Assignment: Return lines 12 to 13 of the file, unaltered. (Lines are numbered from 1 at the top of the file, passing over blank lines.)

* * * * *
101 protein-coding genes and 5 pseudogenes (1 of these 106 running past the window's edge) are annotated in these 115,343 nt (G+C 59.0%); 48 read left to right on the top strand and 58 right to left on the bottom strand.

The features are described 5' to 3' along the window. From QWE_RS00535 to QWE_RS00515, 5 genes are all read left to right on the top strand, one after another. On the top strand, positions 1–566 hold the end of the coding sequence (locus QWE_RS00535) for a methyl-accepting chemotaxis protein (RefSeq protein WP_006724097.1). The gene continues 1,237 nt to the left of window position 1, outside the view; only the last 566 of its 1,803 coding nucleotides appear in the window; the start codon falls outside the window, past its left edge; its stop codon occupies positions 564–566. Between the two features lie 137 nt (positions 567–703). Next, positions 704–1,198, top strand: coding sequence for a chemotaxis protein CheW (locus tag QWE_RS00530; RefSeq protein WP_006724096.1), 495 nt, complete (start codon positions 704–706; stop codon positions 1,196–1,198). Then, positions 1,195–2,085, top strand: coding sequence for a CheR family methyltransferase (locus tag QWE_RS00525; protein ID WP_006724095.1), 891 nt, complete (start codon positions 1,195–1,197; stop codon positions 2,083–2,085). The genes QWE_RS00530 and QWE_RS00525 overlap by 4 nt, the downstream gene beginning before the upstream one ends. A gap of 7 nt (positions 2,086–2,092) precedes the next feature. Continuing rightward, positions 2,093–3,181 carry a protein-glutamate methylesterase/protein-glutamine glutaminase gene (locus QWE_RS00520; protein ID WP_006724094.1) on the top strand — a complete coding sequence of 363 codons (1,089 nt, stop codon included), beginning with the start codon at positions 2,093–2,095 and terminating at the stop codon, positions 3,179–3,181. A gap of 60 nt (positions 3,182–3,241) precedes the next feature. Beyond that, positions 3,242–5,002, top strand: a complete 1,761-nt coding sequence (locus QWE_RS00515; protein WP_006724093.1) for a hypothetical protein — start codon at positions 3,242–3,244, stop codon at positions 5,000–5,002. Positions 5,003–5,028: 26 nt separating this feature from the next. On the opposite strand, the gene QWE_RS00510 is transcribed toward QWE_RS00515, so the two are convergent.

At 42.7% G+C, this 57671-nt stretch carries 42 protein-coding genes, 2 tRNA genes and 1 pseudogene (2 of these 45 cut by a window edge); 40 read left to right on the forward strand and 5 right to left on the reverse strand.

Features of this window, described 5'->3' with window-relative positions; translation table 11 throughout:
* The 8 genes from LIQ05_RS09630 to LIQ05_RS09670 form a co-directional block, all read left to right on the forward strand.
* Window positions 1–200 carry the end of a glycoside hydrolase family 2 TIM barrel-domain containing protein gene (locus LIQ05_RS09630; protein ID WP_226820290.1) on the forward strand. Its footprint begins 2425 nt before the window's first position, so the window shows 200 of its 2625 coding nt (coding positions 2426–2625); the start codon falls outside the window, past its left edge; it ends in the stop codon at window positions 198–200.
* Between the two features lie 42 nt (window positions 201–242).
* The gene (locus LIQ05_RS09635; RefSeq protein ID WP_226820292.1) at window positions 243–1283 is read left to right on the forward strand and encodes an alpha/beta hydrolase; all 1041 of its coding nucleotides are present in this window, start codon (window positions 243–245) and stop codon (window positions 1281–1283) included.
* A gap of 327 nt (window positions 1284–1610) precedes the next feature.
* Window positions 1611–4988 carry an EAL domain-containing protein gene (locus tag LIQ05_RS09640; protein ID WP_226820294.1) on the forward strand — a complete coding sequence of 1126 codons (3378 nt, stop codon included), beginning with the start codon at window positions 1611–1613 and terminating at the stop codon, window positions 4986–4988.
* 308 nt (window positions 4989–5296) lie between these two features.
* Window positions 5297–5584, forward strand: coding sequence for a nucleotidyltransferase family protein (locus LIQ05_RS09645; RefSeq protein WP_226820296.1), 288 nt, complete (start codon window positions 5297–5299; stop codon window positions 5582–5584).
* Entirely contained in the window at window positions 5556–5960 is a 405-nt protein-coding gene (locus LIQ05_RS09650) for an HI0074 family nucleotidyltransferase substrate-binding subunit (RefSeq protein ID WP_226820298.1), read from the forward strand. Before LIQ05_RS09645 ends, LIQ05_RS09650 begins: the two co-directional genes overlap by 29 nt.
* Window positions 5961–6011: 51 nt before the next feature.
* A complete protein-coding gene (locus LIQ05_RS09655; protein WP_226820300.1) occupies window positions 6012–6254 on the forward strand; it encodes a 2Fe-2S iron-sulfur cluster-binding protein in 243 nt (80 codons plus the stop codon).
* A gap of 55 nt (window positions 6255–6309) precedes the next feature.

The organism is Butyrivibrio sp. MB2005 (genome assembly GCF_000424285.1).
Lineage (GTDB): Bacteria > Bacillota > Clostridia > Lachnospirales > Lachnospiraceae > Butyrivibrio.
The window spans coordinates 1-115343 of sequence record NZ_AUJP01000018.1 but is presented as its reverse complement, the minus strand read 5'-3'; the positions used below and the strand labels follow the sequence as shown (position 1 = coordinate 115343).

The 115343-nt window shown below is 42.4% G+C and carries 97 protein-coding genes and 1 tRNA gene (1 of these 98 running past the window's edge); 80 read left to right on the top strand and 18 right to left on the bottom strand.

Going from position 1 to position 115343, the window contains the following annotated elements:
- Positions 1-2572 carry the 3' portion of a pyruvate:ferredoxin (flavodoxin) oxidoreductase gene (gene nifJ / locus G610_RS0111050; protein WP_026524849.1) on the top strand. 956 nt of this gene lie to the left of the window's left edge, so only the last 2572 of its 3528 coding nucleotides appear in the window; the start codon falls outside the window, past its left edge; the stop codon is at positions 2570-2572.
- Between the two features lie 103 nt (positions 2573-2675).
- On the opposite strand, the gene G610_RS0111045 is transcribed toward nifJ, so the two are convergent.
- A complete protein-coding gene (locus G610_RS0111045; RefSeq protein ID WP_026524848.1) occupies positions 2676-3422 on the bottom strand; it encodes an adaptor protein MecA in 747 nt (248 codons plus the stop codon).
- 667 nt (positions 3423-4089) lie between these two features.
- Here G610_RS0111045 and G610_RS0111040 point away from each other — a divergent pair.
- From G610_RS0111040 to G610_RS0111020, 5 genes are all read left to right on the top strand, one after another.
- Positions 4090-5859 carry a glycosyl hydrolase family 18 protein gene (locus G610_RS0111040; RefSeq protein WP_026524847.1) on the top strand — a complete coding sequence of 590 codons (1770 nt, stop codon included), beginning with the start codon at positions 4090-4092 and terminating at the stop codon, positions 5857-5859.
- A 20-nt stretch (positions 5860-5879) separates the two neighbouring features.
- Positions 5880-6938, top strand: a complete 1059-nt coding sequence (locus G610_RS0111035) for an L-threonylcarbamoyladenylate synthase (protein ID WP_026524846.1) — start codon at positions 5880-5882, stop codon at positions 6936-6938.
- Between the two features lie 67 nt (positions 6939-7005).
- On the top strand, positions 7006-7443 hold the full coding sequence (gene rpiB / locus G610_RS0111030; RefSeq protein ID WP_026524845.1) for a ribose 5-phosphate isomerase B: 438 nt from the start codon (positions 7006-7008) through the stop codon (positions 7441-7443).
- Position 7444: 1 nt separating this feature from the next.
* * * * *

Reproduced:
* Window positions 5297–5584, forward strand: coding sequence for a nucleotidyltransferase family protein (locus LIQ05_RS09645; RefSeq protein WP_226820296.1), 288 nt, complete (start codon window positions 5297–5299; stop codon window positions 5582–5584).
* Entirely contained in the window at window positions 5556–5960 is a 405-nt protein-coding gene (locus LIQ05_RS09650) for an HI0074 family nucleotidyltransferase substrate-binding subunit (RefSeq protein ID WP_226820298.1), read from the forward strand. Before LIQ05_RS09645 ends, LIQ05_RS09650 begins: the two co-directional genes overlap by 29 nt.